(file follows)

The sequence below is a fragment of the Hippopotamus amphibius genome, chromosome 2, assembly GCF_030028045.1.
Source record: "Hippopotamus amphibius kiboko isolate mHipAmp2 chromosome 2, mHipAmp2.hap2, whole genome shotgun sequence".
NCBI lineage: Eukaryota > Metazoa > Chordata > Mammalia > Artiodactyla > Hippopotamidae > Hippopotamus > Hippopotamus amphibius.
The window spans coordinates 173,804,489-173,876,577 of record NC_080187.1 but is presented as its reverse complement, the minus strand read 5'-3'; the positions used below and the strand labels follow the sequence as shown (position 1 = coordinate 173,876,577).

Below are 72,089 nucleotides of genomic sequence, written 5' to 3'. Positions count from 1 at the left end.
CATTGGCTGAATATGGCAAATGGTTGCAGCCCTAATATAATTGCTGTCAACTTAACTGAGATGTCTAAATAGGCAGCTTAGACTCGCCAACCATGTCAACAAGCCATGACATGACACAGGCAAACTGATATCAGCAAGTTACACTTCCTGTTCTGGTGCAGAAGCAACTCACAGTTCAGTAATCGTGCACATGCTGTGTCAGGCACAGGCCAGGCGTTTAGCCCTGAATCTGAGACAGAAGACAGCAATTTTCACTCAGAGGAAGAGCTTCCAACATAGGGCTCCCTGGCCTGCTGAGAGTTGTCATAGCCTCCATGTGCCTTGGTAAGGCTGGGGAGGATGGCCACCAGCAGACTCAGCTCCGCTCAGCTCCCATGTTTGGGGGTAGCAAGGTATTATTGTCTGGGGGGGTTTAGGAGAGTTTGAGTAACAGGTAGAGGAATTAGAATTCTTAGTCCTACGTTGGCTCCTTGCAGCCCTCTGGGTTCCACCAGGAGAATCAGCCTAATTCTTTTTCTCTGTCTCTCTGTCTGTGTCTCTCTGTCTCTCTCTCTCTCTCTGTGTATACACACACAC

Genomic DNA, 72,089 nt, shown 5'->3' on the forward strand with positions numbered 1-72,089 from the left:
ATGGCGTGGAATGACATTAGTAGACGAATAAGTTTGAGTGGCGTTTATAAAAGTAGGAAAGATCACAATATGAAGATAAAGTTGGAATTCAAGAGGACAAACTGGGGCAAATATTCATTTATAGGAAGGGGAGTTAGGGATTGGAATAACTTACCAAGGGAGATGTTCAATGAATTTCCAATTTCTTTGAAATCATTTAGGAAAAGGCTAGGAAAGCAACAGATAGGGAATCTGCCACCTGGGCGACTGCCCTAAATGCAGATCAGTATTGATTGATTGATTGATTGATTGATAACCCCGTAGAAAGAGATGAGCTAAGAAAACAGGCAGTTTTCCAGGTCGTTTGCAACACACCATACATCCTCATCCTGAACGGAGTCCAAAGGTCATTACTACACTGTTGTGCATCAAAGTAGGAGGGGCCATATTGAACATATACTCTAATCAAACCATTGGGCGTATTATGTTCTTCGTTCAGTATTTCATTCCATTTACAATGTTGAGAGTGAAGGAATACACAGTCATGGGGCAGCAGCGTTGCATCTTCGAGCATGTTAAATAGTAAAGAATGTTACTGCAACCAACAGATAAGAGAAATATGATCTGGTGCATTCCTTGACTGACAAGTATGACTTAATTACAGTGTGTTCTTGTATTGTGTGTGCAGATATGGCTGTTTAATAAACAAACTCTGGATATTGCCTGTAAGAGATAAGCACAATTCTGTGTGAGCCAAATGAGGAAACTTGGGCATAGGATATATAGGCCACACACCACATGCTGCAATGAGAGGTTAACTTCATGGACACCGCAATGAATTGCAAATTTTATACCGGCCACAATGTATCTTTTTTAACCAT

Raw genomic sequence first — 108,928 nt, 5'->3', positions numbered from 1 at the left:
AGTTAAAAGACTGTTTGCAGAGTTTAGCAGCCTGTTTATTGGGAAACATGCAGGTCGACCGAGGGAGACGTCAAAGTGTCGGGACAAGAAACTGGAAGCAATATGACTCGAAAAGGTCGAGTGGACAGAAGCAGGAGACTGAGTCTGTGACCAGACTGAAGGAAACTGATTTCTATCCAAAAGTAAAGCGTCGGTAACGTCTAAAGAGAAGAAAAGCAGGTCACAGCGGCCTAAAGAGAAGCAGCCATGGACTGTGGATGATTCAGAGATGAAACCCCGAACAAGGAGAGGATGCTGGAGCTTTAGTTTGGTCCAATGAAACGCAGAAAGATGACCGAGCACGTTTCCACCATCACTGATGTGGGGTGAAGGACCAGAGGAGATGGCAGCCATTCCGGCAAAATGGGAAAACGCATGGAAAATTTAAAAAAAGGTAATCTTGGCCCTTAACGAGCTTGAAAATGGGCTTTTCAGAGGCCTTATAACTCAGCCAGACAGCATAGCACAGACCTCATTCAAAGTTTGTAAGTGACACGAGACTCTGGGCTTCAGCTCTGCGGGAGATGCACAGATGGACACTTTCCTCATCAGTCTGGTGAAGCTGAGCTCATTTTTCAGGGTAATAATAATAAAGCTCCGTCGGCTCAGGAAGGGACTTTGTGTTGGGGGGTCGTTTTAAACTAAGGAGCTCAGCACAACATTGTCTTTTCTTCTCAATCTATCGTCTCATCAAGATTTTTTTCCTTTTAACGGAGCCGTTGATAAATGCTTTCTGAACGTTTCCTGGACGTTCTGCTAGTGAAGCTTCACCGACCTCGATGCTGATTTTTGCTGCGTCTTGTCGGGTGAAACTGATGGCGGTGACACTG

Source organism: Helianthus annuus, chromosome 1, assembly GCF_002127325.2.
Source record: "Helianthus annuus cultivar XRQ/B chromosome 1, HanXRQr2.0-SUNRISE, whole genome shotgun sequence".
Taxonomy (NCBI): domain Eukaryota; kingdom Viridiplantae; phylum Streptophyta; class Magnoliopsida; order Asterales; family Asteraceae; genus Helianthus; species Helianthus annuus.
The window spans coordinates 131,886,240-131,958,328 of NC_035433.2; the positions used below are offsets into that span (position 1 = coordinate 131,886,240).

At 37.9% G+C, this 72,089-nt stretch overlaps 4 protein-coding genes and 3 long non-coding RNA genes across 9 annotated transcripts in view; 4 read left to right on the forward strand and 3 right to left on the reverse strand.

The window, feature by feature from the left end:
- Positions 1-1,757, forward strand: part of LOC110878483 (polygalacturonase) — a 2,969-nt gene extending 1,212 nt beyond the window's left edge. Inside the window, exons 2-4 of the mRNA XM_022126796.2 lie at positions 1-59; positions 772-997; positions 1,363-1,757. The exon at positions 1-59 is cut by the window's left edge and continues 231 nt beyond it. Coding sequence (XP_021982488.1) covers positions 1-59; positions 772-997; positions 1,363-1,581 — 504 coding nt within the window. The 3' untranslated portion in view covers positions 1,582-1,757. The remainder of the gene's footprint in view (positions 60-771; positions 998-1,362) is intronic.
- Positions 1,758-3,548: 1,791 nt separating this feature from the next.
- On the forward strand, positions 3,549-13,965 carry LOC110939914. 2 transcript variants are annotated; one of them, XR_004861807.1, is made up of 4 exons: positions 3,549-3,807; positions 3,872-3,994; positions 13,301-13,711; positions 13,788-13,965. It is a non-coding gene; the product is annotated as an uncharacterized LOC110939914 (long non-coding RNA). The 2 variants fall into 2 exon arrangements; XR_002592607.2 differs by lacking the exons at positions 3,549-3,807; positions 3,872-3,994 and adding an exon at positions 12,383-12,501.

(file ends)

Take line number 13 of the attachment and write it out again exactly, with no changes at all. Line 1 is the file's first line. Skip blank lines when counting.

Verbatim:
Taxonomy (NCBI): domain Eukaryota; kingdom Viridiplantae; phylum Streptophyta; class Magnoliopsida; order Asterales; family Asteraceae; genus Helianthus; species Helianthus annuus.